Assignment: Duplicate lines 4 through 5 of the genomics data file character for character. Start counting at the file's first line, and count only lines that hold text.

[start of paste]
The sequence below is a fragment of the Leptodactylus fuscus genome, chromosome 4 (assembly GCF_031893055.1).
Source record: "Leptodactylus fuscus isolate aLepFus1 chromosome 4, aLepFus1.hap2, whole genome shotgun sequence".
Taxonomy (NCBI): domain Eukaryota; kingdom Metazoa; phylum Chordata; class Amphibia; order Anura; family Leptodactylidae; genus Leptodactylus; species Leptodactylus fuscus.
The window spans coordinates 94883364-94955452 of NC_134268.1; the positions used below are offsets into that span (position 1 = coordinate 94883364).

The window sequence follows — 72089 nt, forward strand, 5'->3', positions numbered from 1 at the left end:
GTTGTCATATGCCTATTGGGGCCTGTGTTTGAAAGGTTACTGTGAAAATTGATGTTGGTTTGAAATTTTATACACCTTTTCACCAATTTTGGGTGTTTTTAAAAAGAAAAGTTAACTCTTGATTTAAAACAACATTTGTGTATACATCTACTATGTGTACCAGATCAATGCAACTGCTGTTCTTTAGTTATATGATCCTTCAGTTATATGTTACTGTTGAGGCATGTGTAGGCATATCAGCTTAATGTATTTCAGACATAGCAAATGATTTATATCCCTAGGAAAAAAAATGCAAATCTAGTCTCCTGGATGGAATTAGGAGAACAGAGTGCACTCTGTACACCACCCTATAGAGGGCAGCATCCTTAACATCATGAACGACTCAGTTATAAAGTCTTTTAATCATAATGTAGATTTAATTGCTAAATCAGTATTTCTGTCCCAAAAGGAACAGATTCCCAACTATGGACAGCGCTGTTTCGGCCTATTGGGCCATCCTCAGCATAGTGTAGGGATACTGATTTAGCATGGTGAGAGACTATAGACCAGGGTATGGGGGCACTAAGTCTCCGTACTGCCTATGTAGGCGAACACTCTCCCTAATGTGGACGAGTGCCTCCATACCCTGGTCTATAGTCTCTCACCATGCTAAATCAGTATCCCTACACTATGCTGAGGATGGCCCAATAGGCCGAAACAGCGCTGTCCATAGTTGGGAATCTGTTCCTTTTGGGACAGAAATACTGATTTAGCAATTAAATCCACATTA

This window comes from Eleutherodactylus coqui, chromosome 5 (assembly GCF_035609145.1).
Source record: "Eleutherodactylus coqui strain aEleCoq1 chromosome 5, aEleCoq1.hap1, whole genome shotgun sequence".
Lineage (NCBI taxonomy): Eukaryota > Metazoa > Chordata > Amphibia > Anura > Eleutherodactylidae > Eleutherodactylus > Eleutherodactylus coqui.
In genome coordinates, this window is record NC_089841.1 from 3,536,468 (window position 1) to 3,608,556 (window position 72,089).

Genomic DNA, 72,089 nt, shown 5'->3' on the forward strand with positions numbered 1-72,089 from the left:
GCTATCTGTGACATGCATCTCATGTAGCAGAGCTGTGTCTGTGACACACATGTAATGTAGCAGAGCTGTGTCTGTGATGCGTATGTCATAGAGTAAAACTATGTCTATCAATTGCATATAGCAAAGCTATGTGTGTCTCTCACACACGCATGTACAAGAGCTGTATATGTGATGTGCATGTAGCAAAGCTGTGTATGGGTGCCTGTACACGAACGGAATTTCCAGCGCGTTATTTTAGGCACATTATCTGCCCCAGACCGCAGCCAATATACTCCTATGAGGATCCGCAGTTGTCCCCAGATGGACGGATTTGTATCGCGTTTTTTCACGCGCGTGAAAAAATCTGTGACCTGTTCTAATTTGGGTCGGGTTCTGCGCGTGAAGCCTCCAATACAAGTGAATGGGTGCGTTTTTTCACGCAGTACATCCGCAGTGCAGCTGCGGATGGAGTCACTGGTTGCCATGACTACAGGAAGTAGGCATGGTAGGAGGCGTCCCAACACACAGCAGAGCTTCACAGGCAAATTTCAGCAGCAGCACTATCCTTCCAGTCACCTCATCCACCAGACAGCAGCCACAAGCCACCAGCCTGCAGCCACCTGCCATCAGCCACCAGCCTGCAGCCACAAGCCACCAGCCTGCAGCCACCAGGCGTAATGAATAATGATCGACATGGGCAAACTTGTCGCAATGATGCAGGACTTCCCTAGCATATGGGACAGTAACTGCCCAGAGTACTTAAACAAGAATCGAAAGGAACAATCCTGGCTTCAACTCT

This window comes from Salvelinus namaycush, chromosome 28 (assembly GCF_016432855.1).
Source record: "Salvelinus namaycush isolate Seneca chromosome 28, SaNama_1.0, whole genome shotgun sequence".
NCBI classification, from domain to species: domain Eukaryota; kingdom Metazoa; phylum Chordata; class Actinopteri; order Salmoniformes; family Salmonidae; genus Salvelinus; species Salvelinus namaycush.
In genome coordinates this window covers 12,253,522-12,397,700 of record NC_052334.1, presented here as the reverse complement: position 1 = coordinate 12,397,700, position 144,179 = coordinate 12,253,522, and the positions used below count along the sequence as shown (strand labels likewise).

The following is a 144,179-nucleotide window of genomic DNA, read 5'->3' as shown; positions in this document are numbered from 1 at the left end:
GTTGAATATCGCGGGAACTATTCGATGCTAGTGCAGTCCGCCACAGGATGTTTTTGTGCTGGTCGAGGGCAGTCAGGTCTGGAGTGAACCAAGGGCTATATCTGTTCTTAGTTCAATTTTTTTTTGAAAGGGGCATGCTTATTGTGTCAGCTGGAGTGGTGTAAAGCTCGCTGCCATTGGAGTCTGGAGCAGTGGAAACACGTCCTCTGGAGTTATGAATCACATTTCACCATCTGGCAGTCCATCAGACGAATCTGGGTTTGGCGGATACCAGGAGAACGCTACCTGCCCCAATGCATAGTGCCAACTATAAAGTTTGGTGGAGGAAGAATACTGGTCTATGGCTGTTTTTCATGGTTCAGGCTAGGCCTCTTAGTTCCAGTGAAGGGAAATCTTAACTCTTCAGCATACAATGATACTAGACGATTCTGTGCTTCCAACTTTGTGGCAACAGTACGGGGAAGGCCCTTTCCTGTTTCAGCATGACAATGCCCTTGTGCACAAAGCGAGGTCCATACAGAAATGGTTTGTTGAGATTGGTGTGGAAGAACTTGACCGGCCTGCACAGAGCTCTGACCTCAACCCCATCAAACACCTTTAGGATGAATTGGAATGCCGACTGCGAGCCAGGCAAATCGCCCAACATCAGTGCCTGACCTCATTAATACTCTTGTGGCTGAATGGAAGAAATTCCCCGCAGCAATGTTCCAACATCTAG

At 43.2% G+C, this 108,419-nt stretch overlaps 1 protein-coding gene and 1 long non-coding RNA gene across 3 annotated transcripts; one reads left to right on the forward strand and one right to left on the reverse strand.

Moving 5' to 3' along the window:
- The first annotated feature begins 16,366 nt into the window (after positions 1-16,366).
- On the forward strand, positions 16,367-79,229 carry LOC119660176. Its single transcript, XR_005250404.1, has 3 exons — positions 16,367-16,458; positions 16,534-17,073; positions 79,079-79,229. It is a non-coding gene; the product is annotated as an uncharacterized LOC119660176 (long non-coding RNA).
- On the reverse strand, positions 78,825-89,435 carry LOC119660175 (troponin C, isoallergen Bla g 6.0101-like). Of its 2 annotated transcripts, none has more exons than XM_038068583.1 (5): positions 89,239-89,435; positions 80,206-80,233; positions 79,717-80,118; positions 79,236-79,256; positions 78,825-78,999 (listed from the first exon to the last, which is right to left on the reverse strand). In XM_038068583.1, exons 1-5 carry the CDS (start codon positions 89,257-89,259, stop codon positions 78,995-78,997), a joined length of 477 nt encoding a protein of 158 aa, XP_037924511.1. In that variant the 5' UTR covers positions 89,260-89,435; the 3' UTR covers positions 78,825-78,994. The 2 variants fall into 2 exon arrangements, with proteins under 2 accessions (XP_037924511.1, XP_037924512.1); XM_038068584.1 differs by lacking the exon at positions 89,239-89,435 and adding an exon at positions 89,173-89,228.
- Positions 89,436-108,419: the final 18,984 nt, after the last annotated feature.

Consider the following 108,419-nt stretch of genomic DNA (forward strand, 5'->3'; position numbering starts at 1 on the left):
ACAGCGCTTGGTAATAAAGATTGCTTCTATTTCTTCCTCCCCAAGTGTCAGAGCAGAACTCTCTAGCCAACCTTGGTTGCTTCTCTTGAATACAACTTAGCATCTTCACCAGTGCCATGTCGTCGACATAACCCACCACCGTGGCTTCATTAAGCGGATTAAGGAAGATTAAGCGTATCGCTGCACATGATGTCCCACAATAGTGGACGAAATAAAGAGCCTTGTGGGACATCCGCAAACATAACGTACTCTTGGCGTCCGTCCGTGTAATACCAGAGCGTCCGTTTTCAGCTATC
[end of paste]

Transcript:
The window spans coordinates 94883364-94955452 of NC_134268.1; the positions used below are offsets into that span (position 1 = coordinate 94883364).

The window sequence follows — 72089 nt, forward strand, 5'->3', positions numbered from 1 at the left end: